COLUMBUS, Ohio (WCMH) — A drag queen at the center of Ohio’s drag show debate said a Statehouse bill to ban performances in public is changing the industry even before it’s signed into law.
Blonde Vanity, a Columbus-based drag queen, said performers in Ohio are altering their acts to be viewed as less perverse in the wake of House Bill 245, legislation to prohibit “adult cabaret performances.” The bill defines these shows as “harmful to juveniles” which feature “entertainers who exhibit a gender identity that is different from the performers’ or entertainers’ gender assigned at birth.”
“I know a lot of queens who are scared to do certain things now because we are being put under such a microscope,” said Vanity, the queen who sparked Bellefontaine’s proposed city ordinance to ban drag shows that was blocked by Ohio’s Supreme Court.
Reps. Josh Williams (R-Sylvania) and Angela King (R-Celina) introduced the bill in July with the support of more than 40 Ohio House Republican representatives. Williams said the legislation’s intention is to modernize the state’s revised code regarding obscenity viewed by minors, not to effectively ban drag.
“We’re saying, look, we want equality for all, we want everyone to be treated equally in the state of Ohio, that includes our entertainers,” he said. “You’re going to be held to the same standard, which is don’t engage in obscene conduct in the presence of a minor.”
The bill would ban these performances in all locations other than “adult cabarets,” meaning “a nightclub, bar, juice bar, restaurant, bottle club or similar establishment.” The legislators outline the following penalties if entertainers are found violating the proposed law:
- A misdemeanor of the first degree if a performance occurs in the presence of a juvenile under the age of 18.
- A felony of the fifth degree if the performance is “obscene.”
- A felony of the fourth degree if the performance is “obscene” and occurs in the presence of a juvenile under the age of 13.
Vanity noted the proposal is modeled after a Tennessee law ruled “unconstitutionally vague and substantially overbroad” by a federal judge and said the measure is senseless given most drag shows already occur in private venues. Still, the performer worries the proposal will be abused to target the transgender community.
“This law was so vaguely worded, where does it stop?” Vanity said. “Who is the judge who’s gonna get to decide what is and what isn’t drag?”
A full-time drag performer, Vanity was targeted after she was featured riding a jet ski in Bellefontaine’s 2022 Christmas parade. Residents Danielle Stefaniszyn and Devin Palmer attended a Jan. 10 city council meeting “to express concerns over a metropolitan city type float” in the parade and claimed Vanity was “dressed in provocative women’s clothing.”
Stefaniszyn and Palmer partnered with four other residents in the following months to collect nearly 800 support signatures to file a petition with the Logan County Board of Election to place a proposed city ordinance prohibiting “adult cabaret performance” on the Nov. 7 ballot.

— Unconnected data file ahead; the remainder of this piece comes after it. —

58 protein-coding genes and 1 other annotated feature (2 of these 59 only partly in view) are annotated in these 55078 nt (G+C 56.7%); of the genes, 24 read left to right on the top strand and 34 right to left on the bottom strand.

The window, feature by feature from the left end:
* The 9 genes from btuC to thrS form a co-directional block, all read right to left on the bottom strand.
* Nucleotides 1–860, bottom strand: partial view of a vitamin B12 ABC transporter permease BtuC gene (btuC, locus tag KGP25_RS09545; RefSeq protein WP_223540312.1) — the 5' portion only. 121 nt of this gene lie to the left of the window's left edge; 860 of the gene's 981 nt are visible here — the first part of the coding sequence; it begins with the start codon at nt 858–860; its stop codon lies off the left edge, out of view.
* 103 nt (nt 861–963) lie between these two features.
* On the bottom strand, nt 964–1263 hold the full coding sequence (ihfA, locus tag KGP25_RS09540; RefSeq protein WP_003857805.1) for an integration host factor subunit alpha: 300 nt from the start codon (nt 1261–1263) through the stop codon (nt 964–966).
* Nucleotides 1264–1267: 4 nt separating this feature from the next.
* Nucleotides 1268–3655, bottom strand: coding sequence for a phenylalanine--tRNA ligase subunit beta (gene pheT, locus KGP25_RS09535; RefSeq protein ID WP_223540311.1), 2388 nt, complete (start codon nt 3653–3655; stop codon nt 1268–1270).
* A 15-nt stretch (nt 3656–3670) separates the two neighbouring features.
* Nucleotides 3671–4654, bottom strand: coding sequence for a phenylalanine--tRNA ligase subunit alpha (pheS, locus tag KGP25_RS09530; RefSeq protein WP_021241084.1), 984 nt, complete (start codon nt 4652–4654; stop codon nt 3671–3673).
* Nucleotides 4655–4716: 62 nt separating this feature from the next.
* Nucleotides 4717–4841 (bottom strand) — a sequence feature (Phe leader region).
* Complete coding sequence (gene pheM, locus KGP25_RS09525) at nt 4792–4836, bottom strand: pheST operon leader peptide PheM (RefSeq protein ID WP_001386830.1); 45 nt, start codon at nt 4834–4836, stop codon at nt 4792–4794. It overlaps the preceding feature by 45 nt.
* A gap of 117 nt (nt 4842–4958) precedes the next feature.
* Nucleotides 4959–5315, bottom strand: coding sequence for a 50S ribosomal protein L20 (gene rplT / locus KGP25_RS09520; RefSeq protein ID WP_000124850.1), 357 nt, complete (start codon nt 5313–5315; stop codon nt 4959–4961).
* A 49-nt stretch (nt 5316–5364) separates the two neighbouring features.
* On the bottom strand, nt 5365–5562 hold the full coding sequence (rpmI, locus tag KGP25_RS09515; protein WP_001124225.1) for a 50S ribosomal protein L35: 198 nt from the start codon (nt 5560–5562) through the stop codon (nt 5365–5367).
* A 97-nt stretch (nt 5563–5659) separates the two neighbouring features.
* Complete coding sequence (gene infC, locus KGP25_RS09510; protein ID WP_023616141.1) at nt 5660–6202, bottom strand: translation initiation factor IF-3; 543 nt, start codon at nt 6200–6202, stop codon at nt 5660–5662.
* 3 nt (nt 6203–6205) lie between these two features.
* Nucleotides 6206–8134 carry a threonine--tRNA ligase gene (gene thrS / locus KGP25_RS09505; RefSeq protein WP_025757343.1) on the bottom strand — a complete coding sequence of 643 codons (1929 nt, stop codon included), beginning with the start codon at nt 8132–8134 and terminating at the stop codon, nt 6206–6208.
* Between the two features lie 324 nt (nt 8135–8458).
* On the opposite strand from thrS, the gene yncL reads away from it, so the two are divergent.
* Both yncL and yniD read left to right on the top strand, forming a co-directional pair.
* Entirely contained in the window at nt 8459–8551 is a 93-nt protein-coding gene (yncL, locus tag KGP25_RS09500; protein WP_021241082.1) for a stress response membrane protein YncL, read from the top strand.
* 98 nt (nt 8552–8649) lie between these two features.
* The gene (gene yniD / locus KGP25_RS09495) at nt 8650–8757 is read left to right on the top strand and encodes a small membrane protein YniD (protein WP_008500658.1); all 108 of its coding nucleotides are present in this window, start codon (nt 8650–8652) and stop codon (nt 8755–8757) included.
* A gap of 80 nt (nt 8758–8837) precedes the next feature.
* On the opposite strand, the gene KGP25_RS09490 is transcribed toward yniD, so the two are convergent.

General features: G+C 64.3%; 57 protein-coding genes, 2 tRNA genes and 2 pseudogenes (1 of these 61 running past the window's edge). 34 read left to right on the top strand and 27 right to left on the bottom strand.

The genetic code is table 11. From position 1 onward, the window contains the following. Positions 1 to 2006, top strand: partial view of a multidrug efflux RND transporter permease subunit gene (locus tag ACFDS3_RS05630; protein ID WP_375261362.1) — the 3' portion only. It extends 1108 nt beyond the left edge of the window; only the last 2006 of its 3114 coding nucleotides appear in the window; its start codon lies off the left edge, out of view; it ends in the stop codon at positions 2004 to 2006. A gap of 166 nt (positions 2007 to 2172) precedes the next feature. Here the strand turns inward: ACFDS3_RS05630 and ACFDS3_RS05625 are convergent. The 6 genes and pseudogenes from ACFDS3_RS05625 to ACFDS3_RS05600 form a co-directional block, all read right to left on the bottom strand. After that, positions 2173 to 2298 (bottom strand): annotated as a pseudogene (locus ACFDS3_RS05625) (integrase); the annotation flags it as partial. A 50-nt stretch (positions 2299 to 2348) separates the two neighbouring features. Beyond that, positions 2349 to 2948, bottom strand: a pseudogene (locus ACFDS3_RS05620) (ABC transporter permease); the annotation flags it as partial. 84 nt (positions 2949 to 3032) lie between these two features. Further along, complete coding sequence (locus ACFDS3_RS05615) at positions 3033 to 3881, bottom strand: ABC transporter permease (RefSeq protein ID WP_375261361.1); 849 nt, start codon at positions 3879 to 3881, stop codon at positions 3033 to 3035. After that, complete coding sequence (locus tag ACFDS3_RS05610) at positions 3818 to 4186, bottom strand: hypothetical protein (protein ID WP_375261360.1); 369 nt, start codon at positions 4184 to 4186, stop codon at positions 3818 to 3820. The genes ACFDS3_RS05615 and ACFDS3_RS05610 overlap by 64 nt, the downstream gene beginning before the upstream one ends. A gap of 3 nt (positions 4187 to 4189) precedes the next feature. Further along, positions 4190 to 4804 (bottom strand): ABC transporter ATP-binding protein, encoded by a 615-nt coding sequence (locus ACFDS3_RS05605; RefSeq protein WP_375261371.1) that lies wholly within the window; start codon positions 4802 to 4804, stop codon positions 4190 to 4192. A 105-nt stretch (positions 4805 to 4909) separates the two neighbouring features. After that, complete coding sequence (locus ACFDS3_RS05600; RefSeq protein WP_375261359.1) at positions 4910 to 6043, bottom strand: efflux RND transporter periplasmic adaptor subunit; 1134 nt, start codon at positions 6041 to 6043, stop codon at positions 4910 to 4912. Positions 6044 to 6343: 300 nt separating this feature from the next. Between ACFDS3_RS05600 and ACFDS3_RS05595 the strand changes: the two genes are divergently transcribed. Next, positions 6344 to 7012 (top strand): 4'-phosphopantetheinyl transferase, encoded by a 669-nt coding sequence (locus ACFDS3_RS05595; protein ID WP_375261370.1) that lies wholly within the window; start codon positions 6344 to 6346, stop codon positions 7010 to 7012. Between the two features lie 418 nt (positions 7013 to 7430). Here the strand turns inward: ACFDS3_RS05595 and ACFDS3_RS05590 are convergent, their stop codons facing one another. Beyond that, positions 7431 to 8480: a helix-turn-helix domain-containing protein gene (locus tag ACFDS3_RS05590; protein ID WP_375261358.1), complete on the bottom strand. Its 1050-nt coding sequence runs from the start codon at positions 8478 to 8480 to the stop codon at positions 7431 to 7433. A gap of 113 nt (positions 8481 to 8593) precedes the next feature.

“I know that community loves drag and appreciates it,” Vanity said. “I thought it was going to be impossible for there to ever be a scenario where that could even get brought to ballot.”
The initiative was challenged to the Ohio Supreme Court by five separate Bellefontaine residents who argued the proposal filed with the city auditor in April did not contain the title language submitted in August to the board of elections that would have enshrined the ban as part of the city’s zoning code regulating adult entertainment.
The court unanimously agreed and blocked the measure from appearing on Bellefontaine’s ballot. The initiative was submitted fraudulently, the court said, and the Logan County Board of Elections and Secretary of State Frank LaRose did not comply with Ohio’s Revised Code when allowing the measure to be voted on.
“Secretary LaRose and the board of elections abused their discretion and disregarded the law in overruling relators’ protest,” the ruling said.
Now, Vanity said the drag community is focused on combatting HB 245 by testifying against the bill during hearings in the Ohio House Criminal Justice Committee. The bill is not the first introduced at the Statehouse garnering backlash from members of the LGBTQ+ community. In June, the Ohio House passed a bill banning trans athletes from participating in girls’ sports and prohibiting trans youth from receiving certain medical care.
“It’s definitely a weird experience to just be like visibly queer and have your reputation slandered just because you are gay in public,” Vanity said. “It was a relief now, but I don’t really think the fighting is over at all because this is clearly going to be a big-ticket issue.”